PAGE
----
May 24, 2008

Michel Foucault

Michel Foucault

Michel Foucault

Source: Immigrants demonstrating, 1973 (Magnum). From the Michel site

In book one Understanding Everyday Life Foucault pops up early on pp xi-xii.

This introduces us to the idea of cultural technologies such as photography, cinema, TV, the Internet. Not only do these technologies provide an opportinity to extend cultural representation but thay can also be used as new forms of social discipline and provide new forms of surveillance. Foucault did a lot of work on modern disciplinary systems such as the prison, the school, the asylum, the hospital.

The book takes us into the makings of a new disciplinary society where visual communications has an aspect to it which has been described as 'ocular penetration' as people are more and more watched by anonymous powers. People are made visible in different ways through bureaucratic means such as statistics as well as visually based systems of surveillance such as security cameras. Here you might want to think about how the American censuses managed to construct and reconstruct "race" see page 161 book two Social Differences and Divisions. you can also find reference to Foucault's notion of biopower, on page 352 of book 3 Social Change. Here a reading from Donna Haraway describes what she understands by this term:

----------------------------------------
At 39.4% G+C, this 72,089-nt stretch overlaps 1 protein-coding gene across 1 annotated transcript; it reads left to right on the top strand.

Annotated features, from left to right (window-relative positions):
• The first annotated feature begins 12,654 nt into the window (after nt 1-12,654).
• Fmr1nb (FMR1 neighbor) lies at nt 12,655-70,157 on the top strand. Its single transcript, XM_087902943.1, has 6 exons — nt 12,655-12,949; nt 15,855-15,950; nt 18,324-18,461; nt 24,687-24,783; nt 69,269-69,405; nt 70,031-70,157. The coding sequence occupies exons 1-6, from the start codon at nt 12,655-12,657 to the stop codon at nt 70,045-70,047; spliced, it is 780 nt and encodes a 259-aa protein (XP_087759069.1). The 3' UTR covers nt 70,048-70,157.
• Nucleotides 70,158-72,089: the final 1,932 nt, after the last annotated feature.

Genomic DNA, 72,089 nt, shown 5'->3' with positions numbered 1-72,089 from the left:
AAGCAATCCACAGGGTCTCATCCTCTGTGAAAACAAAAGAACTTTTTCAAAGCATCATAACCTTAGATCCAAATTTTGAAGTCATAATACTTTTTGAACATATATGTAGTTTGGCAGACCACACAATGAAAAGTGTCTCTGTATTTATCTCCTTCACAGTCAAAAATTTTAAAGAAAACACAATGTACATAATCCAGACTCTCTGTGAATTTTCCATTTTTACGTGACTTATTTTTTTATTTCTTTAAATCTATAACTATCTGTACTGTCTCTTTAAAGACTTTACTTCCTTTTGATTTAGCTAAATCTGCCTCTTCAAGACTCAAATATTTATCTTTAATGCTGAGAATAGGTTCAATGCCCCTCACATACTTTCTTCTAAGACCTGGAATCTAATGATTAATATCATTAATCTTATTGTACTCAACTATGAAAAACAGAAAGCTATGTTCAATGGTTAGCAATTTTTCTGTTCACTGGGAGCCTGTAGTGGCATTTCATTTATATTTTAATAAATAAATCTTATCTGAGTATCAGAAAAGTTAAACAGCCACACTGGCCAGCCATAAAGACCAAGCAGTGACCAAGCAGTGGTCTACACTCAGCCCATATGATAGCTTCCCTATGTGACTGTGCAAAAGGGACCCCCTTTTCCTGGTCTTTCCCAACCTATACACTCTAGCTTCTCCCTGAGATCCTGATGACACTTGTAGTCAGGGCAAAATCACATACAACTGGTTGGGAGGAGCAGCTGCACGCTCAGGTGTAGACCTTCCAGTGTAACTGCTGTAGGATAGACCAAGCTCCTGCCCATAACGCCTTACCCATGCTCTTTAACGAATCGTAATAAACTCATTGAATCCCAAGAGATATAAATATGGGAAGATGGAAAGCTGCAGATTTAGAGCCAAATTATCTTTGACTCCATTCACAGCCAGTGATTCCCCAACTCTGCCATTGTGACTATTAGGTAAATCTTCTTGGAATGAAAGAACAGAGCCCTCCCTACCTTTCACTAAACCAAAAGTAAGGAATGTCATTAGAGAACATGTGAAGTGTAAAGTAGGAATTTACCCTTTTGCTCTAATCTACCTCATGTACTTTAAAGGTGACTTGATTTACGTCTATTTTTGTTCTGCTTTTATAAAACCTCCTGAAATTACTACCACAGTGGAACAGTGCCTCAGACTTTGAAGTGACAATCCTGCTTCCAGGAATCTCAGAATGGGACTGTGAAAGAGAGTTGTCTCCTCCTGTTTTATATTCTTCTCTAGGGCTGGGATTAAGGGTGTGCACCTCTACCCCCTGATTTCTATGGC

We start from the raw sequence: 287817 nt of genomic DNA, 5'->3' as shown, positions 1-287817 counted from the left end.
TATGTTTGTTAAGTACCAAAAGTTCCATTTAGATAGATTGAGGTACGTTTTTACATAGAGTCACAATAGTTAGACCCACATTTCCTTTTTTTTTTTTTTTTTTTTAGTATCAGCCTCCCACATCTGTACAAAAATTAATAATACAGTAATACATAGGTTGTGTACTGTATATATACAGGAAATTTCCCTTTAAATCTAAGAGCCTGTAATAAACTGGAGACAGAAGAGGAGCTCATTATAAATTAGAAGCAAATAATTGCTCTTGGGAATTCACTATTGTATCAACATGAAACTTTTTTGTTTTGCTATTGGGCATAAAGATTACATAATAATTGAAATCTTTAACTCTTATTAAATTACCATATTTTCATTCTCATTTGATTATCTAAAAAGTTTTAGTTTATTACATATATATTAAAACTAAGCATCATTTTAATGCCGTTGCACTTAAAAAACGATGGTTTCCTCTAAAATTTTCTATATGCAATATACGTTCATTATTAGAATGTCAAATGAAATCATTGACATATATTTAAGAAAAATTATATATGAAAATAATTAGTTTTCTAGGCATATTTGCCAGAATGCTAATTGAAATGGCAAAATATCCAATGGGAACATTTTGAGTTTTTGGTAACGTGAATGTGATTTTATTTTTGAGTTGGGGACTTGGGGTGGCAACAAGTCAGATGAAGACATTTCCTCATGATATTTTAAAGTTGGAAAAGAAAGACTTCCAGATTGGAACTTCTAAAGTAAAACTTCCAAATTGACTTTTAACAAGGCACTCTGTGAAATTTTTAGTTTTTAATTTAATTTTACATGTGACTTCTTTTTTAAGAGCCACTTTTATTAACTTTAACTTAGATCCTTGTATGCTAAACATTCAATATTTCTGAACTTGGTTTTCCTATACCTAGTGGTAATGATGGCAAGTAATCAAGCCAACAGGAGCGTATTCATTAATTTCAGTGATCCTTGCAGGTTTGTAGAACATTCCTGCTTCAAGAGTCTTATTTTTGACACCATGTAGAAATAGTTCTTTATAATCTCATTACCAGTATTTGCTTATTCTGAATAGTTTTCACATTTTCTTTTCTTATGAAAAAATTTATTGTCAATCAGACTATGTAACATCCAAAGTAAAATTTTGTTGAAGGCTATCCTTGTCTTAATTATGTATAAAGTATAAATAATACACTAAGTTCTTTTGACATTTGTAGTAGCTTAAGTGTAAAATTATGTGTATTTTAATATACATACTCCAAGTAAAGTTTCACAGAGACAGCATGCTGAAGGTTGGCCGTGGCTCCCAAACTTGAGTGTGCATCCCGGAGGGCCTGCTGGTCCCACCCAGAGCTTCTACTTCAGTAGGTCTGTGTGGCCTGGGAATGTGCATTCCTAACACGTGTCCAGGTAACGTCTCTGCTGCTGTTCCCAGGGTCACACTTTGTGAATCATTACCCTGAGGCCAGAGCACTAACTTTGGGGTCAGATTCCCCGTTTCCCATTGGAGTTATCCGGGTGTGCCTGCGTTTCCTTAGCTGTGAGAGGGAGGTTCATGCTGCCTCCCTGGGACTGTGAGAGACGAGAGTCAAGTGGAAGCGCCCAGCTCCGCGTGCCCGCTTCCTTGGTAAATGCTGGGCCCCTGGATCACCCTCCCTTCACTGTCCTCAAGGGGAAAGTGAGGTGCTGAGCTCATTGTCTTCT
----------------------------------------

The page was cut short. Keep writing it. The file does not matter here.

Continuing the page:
I understand Foucault's (1978) concept of biopower to refer to the practices of administration, therapeutics and surveillance of bodies that discursively constitute, increase and manage the forces of all living organisms. 

Haraway points to the invention of particular terms in the 19th century as examples such as:

  • The masturbating child
  • The Malthusian couple reproducing far too many children
  • The 'hysterical' woman
  • The homosexual 'pervert' 

For Foucault this tendency of descending individualisation marked a change from earlier societies where the Kings & Queens etc were very much on display whilst the plebs were largely invisible. Making ordinary people visible to invisible powers made them more governable.

On page 69 of book 1 Understanding Everyday Life you will find some discussion about foucault and his ideas on discourse. You will find more on both in your dictionary of sociology as well:

discourse refers to the social rules practices and forms of knowledge that govern what is sayable and doable in any given context (p 69)

Think about how this concept can be applied to ideas such as:

  • Race
  • Romance
  • Gender 

We can also think about Foucault when we come to book 4 The Uses of Sociology when we contemplate the role of sociology. The political perspective of sociology (p106) can be seen through the light of Foucault's expression 'power is always present'. The social knowledge generated by sociological thinking and research means that sociology is inevitably connected with social change usually in terms of emancipation and social change.  

For your exam try and think how the work of some key theorists can be related to the various threads across all the books rather than just thinking of the books as discreet entitities.  

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